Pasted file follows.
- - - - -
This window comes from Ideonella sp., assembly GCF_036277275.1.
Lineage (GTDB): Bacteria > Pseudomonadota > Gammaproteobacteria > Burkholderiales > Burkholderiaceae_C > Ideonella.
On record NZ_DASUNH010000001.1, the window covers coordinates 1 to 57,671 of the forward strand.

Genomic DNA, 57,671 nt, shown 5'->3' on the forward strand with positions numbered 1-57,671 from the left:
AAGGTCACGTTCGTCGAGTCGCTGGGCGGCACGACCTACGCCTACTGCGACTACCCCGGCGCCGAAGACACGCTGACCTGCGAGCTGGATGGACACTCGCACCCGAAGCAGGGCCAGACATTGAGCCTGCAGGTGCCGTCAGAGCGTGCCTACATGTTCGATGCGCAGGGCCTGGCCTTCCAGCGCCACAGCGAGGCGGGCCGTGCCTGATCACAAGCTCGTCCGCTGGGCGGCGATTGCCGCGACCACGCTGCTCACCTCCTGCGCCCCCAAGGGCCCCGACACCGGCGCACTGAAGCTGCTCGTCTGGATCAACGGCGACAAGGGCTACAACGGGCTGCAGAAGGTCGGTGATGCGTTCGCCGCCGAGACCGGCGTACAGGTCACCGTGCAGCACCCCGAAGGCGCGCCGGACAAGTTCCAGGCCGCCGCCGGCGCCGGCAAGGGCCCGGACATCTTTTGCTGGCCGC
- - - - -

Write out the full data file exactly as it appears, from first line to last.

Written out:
This window comes from Ideonella sp., assembly GCF_036277275.1.
Lineage (GTDB): Bacteria > Pseudomonadota > Gammaproteobacteria > Burkholderiales > Burkholderiaceae_C > Ideonella.
On record NZ_DASUNH010000001.1, the window covers coordinates 1 to 57,671 of the forward strand.

Genomic DNA, 57,671 nt, shown 5'->3' on the forward strand with positions numbered 1-57,671 from the left:
AAGGTCACGTTCGTCGAGTCGCTGGGCGGCACGACCTACGCCTACTGCGACTACCCCGGCGCCGAAGACACGCTGACCTGCGAGCTGGATGGACACTCGCACCCGAAGCAGGGCCAGACATTGAGCCTGCAGGTGCCGTCAGAGCGTGCCTACATGTTCGATGCGCAGGGCCTGGCCTTCCAGCGCCACAGCGAGGCGGGCCGTGCCTGATCACAAGCTCGTCCGCTGGGCGGCGATTGCCGCGACCACGCTGCTCACCTCCTGCGCCCCCAAGGGCCCCGACACCGGCGCACTGAAGCTGCTCGTCTGGATCAACGGCGACAAGGGCTACAACGGGCTGCAGAAGGTCGGTGATGCGTTCGCCGCCGAGACCGGCGTACAGGTCACCGTGCAGCACCCCGAAGGCGCGCCGGACAAGTTCCAGGCCGCCGCCGGCGCCGGCAAGGGCCCGGACATCTTTTGCTGGCCGC